I don't know how many are left in there though as beleive it or not my 2 big koi were eating their heads so a ton of bait fish were be-headed the first couple weeks.
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Re: Bio Filter Question
« Reply #7 on: June 12, 2009, 10:44:32 AM »

ewww just the heads lol   I myself would not mix the bait fish with the koi right from the bait store..your taking huge risks that way.


You could rehome some of the goldfish...it looks like alot of fish in there lol
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Re: Bio Filter Question
« Reply #8 on: June 13, 2009, 09:24:47 AM »

You are not overstocked at the moment,if you have enough bio filtration.Your koi eat other fish?I have mollys and rosy reds in with my koi ,they never even look at them.
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Re: Bio Filter Question
« Reply #9 on: June 13, 2009, 11:27:44 AM »

Could you possibly have a FROG in there beheading everything?  I didn't think koi ate the heads off other fish. Shocked
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Re: Bio Filter Question
« Reply #10 on: June 13, 2009, 05:10:34 PM »

on offence jude but you didn't think hawks ate fish either as far as koi eating minnow heads I've never heard of that either but I thinks that's more likely than frogs they eat them whole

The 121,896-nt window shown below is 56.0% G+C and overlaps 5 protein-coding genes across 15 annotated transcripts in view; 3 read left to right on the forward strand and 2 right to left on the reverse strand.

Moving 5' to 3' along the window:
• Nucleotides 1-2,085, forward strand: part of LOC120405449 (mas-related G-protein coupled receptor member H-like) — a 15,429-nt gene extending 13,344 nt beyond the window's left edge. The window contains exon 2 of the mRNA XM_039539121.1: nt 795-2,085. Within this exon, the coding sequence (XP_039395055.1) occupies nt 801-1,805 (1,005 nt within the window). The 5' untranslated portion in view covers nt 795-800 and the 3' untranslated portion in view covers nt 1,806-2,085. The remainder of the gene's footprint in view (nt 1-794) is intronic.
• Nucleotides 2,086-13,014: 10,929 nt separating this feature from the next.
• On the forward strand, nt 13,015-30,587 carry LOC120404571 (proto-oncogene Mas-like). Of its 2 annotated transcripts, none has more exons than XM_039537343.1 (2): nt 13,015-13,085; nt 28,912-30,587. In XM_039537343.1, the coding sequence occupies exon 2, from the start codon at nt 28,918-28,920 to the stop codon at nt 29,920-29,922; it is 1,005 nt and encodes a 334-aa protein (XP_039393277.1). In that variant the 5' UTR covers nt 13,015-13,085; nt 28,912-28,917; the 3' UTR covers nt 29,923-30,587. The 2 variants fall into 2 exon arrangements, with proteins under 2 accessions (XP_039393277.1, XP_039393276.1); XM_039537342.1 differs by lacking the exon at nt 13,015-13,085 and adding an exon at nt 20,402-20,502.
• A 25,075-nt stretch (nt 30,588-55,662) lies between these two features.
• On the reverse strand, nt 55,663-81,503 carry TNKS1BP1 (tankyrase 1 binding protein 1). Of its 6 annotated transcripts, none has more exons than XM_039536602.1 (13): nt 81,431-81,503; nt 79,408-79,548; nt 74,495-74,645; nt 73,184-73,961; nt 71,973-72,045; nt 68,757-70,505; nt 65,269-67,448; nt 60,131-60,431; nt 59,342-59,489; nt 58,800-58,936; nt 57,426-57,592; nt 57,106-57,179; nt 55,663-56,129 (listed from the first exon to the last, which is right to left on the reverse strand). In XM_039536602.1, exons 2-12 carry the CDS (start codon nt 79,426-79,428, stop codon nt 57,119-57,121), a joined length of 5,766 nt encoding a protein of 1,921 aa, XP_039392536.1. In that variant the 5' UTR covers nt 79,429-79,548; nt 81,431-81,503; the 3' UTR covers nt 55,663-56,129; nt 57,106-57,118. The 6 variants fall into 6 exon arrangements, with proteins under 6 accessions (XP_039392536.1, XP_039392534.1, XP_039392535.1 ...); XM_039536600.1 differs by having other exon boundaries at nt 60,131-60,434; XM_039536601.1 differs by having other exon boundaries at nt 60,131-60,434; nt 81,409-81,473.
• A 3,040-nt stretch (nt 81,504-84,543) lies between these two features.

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Re: Bio Filter Question
« Reply #11 on: June 13, 2009, 07:20:15 PM »

My best bet on what is eating the heads off the fish would be some sort of insect.This would be after the minnow died naturally.Frogs dont chew and koi dont eat the heads off of fish.
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Re: Bio Filter Question
« Reply #12 on: June 14, 2009, 10:57:28 AM »

True, I thought hawks went mostly for terrestrial prey.  My bad.  So who's doing the beheading, then?
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smaug
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Re: Bio Filter Question
« Reply #13 on: June 14, 2009, 12:02:58 PM »

True, I thought hawks went mostly for terrestrial prey.  My bad.  So who's doing the beheading, then?
read the above post
and hawks dont eat fish,only raptors such as eagles and osprey use fishing tactics.
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Re: Bio Filter Question
« Reply #14 on: June 14, 2009, 12:44:04 PM »

I didn't think they did, Smaug, but I was corrected..maybe they eat whatever is easiest?